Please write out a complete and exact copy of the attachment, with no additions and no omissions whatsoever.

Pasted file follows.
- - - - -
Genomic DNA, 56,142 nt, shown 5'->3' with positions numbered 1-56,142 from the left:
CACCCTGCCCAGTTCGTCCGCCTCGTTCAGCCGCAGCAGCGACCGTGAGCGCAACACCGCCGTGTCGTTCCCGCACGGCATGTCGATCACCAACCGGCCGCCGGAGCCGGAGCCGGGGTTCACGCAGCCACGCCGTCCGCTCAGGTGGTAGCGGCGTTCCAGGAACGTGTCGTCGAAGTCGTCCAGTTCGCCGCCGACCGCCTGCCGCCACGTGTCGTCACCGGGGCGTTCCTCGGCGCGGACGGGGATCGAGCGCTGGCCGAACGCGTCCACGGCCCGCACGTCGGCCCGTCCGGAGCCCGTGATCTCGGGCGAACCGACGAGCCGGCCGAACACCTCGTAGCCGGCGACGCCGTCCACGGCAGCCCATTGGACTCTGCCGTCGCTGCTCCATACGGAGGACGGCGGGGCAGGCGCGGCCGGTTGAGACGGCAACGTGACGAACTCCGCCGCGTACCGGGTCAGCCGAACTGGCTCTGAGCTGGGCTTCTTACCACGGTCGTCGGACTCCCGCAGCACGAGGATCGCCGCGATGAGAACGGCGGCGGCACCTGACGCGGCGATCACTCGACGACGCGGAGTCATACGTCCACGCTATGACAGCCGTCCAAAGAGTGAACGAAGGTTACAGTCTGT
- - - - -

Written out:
Genomic DNA, 56,142 nt, shown 5'->3' with positions numbered 1-56,142 from the left:
CACCCTGCCCAGTTCGTCCGCCTCGTTCAGCCGCAGCAGCGACCGTGAGCGCAACACCGCCGTGTCGTTCCCGCACGGCATGTCGATCACCAACCGGCCGCCGGAGCCGGAGCCGGGGTTCACGCAGCCACGCCGTCCGCTCAGGTGGTAGCGGCGTTCCAGGAACGTGTCGTCGAAGTCGTCCAGTTCGCCGCCGACCGCCTGCCGCCACGTGTCGTCACCGGGGCGTTCCTCGGCGCGGACGGGGATCGAGCGCTGGCCGAACGCGTCCACGGCCCGCACGTCGGCCCGTCCGGAGCCCGTGATCTCGGGCGAACCGACGAGCCGGCCGAACACCTCGTAGCCGGCGACGCCGTCCACGGCAGCCCATTGGACTCTGCCGTCGCTGCTCCATACGGAGGACGGCGGGGCAGGCGCGGCCGGTTGAGACGGCAACGTGACGAACTCCGCCGCGTACCGGGTCAGCCGAACTGGCTCTGAGCTGGGCTTCTTACCACGGTCGTCGGACTCCCGCAGCACGAGGATCGCCGCGATGAGAACGGCGGCGGCACCTGACGCGGCGATCACTCGACGACGCGGAGTCATACGTCCACGCTATGACAGCCGTCCAAAGAGTGAACGAAGGTTACAGTCTGT